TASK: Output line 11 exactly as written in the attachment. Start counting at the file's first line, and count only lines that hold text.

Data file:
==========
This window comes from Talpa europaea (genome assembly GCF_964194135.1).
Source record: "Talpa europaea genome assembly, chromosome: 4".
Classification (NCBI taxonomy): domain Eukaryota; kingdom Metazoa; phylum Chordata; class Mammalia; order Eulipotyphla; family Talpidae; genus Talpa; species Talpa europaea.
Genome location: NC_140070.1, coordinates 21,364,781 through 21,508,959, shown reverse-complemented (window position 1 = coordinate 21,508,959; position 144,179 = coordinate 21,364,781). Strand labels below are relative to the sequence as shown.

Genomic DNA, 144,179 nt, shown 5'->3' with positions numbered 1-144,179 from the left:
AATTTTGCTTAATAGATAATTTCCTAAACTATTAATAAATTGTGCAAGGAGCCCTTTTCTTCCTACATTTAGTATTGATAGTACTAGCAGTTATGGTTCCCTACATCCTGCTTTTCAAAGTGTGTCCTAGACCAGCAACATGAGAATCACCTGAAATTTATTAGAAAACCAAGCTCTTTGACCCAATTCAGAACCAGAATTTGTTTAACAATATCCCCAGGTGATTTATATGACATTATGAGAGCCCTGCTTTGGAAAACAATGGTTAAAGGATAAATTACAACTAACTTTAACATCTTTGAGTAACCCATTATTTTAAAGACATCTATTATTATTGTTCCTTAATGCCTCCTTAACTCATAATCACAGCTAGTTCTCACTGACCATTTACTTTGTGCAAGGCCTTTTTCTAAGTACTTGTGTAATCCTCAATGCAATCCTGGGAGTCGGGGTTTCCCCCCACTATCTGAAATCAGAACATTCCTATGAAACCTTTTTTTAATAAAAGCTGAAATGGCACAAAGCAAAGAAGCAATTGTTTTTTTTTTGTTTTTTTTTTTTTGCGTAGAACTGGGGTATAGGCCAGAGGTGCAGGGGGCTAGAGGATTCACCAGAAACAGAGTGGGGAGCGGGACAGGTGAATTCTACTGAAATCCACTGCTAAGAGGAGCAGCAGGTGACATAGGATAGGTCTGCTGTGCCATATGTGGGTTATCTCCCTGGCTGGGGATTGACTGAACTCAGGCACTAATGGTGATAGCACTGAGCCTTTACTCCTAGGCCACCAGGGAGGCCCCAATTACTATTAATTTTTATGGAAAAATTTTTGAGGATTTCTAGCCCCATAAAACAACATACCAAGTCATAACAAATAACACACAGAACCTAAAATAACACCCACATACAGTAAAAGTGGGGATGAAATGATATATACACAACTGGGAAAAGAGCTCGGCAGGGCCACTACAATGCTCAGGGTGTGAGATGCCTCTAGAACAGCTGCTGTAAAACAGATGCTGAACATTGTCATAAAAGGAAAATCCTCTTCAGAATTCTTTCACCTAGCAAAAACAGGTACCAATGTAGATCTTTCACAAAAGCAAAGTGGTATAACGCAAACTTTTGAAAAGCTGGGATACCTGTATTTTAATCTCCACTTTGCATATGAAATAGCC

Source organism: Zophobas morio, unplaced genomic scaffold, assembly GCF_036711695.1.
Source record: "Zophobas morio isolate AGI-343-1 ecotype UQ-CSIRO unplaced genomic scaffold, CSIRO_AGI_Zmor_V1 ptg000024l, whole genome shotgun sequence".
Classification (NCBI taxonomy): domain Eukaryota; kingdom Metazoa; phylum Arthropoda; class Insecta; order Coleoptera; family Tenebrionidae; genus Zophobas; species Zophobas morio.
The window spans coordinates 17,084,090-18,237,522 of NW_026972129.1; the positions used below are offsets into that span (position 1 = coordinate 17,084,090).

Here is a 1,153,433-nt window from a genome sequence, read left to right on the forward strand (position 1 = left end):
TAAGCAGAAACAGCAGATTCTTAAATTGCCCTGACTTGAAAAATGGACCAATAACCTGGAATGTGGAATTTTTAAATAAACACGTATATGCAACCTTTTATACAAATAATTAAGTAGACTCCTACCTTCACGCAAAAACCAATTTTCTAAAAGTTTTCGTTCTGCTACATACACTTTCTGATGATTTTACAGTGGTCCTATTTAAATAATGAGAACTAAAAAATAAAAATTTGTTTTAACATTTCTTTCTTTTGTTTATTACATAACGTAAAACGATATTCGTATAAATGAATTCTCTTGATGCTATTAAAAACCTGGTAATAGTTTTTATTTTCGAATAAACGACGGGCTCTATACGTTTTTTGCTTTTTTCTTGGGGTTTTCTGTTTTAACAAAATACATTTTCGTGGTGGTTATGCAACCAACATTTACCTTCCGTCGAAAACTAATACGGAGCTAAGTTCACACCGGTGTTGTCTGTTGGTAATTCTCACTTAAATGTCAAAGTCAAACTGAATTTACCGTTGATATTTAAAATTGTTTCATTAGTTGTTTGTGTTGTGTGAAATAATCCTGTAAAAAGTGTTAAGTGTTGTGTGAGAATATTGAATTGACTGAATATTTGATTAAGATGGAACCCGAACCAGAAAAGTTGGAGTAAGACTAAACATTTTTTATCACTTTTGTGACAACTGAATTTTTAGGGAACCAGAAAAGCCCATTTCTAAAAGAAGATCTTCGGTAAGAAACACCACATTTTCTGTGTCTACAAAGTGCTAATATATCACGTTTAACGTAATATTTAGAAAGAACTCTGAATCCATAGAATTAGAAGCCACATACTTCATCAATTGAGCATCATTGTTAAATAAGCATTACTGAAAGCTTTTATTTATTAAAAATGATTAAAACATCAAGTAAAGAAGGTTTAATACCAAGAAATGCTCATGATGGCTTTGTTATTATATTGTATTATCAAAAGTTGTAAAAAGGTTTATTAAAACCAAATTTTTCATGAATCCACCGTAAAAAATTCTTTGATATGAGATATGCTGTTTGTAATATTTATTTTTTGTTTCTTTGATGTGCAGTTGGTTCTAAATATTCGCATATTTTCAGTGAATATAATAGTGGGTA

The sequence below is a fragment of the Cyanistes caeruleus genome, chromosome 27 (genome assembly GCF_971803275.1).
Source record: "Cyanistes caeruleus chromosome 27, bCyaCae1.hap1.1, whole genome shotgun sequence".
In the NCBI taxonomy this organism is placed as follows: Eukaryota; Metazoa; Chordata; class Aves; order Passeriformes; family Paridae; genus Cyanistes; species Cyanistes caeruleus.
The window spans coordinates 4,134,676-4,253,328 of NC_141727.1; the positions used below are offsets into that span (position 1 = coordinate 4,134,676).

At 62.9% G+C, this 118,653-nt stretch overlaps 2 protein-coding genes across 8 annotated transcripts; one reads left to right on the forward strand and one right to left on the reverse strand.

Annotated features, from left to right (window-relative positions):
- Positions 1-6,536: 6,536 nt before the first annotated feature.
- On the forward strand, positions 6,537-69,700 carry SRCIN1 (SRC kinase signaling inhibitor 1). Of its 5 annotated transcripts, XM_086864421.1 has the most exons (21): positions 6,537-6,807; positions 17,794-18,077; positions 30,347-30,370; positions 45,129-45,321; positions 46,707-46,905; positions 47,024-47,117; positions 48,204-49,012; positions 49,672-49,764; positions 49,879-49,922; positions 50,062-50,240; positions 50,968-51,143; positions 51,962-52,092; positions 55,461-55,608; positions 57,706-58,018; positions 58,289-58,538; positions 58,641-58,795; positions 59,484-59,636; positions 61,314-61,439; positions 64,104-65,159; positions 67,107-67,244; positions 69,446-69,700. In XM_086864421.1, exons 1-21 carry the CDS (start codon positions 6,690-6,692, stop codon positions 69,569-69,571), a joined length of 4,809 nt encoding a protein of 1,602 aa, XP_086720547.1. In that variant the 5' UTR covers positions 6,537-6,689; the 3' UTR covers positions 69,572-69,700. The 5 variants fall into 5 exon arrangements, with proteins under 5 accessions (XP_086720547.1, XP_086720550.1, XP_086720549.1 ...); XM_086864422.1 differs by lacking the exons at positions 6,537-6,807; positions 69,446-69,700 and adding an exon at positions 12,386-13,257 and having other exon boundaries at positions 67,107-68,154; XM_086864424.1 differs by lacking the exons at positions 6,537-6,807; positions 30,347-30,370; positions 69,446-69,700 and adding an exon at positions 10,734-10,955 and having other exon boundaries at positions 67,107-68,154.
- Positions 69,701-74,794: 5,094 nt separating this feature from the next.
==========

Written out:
Here is a 1,153,433-nt window from a genome sequence, read left to right on the forward strand (position 1 = left end):